Tuesday, August 13, 2013

Alan Glynn, meet Leonardo Sciascia

I don't like when reporters slip into the jargon of the beats they cover, even something as simple as politics writers calling the Justice Department "Justice" or education reporters calling charter schools "charters."  If a reporter talks like his sources he might identify with them, think like them, act like them.

I seethe at the evasive intent of "going forward," and my allergy extends to apparently harmless locutions such as "Thank you so much" or "reach out." Why the effusion? What is the speaker hiding?

So my heart beat faster at the following, near the beginning of The Moro Affair, by Leonardo Sciascia:
"He was obliged to express himself in a language of non-expression, to make himself understood by the same means he had sought and tested in order not to be understood."
"He" is Aldo Moro, an Italian politician kidnapped and murdered by the Red Brigades in 1978 with the apparent post-facto consent of leading figures in Italian society and, in the communications his kidnappers and killers allowed him with the outside world, forced to try to tell the truth without appearing to do so after a career of doing precisely the opposite. 

I can think of no writer of crime fiction (or, in this case, of true crime and cynical, deadly corruption) other than Alan Glynn who thinks so deeply in his writing about what words mean and what they conceal. Alan Glynn, if you read this, you should read Leonardo Sciascia.

© Peter Rozovsky 2013

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22 Comments:

Blogger seana graham said...

Still need to read Sciascia

August 13, 2013  
Anonymous Anonymous said...

Sciascia's perfect choice of words makes him a difficult read in Italian for those, like me, who are not native speakers and readers of Italian. One can spend a great deal of time with a dictionary wondering just what synonym will do. His novella, Una storia semplice is anything but. With the years, as my reading of Italian has improved his books in each re-reading have become more and more difficult.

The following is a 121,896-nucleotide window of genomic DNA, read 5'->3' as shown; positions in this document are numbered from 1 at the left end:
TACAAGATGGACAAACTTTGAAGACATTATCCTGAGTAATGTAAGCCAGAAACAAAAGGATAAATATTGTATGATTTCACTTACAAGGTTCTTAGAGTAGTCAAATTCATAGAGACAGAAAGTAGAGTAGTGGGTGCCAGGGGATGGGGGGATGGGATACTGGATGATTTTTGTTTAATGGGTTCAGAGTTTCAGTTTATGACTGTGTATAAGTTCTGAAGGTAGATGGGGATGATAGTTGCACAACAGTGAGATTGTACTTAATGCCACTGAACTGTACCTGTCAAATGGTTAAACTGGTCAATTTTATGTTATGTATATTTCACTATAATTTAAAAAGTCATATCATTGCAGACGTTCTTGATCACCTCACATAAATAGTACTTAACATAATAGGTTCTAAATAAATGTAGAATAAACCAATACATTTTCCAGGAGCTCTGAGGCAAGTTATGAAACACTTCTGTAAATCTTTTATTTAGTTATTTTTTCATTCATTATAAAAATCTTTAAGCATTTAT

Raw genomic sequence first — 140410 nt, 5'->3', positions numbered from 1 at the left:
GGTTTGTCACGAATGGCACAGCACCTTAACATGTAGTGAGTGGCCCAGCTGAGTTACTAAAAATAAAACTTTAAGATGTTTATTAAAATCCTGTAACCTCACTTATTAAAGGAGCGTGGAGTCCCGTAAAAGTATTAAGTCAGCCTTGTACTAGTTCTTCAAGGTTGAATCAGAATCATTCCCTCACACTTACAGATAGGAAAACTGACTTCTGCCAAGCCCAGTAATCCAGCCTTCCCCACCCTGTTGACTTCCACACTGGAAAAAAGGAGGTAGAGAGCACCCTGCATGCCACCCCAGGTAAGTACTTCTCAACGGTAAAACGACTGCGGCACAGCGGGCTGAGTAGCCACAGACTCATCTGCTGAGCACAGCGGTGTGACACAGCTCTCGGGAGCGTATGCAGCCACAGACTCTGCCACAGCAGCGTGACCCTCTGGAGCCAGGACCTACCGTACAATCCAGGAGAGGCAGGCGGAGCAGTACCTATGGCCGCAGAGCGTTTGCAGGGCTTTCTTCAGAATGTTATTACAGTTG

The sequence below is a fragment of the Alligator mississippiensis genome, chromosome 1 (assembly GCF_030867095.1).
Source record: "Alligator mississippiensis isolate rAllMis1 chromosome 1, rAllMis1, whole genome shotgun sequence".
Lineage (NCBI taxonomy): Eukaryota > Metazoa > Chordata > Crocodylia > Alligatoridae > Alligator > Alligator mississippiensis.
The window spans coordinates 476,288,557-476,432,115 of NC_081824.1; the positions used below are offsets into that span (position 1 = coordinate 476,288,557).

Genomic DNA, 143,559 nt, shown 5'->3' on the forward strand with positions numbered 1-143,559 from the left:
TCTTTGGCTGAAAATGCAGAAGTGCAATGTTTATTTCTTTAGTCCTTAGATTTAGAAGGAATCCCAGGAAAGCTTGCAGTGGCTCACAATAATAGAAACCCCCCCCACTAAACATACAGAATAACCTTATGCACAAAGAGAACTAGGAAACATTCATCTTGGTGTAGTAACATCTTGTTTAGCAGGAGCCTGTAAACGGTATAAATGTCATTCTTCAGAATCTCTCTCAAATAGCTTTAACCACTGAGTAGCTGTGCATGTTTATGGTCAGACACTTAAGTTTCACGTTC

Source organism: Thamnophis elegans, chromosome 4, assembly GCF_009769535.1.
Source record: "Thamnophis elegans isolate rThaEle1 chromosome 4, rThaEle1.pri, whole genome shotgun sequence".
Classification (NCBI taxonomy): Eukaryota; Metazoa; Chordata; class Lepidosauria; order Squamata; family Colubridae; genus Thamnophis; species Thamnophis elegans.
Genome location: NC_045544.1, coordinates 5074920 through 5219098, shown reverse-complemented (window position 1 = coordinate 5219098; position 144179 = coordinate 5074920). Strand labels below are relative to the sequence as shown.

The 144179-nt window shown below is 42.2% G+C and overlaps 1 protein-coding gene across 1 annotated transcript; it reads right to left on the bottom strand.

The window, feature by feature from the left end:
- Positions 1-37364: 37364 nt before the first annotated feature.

In order are kudos to the translator for rendering in English Sciascia's subtlety.

August 13, 2013  
Blogger adrian mckinty said...

Peter

I agree with you I think Glynn would like Sciascia. But I think Glynn is a good bit funnier or perhaps Sciascia's humour doesn't translate well into English?

What I like about Alan Glynn is the low level irony operating at all times in his paragraphs. Its the irony of a world weary intelligence.

August 13, 2013  
Blogger seana graham said...

That's a good way of putting it, Adrian. Takes an Irishman, I suppose. World weariness is definitely not a California mode. Although I try.

August 13, 2013  
Blogger Peter Rozovsky said...

Seana: Yes, you do still need to read him. Day of the Owl might be a good place to start.

I expect the Moro story will be even more damning of Italian corruption because the story really happened. This also brings back to mind conversations from when I interviewed Dario Fo in 1986. He cited the Moro affair as one of his most damning indictment of Italian society.

Another interesting comparison might be Andrea Camilleri. I believe he and Sciascia were friends, and in his own novels he at least once has Salvo Montalbano reading Sciascia. They’re from the same part of Sicily and, though of different temperaments, they shared certain political and social convictions.

August 13, 2013  
Blogger Peter Rozovsky said...

Anonymous, that Sciascia's Italian becomes more difficult in the rereading suggests a certain depth to his writing, I'd say, that he can tell an entire story in a word.

I can't judge the accuracy of his English translations, but they read beautifully. He has had a number of translators into English, all of them good, as far as I can tell.

August 13, 2013  
Blogger Peter Rozovsky said...

Adrian, I didn't mean to suggest any especial similarity of style between Sciascia and Glynn, just that they share that high sensitivity to tendentious use of language and might therefore have been interested in each other's work. Sciascia was too scathing to be ironic, I think.

August 13, 2013  
Blogger Peter Rozovsky said...

Seana, I suspect you'll find that Sciascia was too worked-up to be world weary.

August 13, 2013  
Blogger seana graham said...

Well, he's Italian, so...

I'm trying to hit all the stereotypes in one fell swoop.

August 14, 2013  
Blogger Peter Rozovsky said...

The introduction to this edition of The Moro Affair suggests that as cosmopolitan as Sciascia was --he worked in Rome and Strasbourg, and he loved Paris-- he never really strayed from his small hometown in Sicily. So there may be something to your implication that he was the place he came from.

August 14, 2013  
Blogger seana graham said...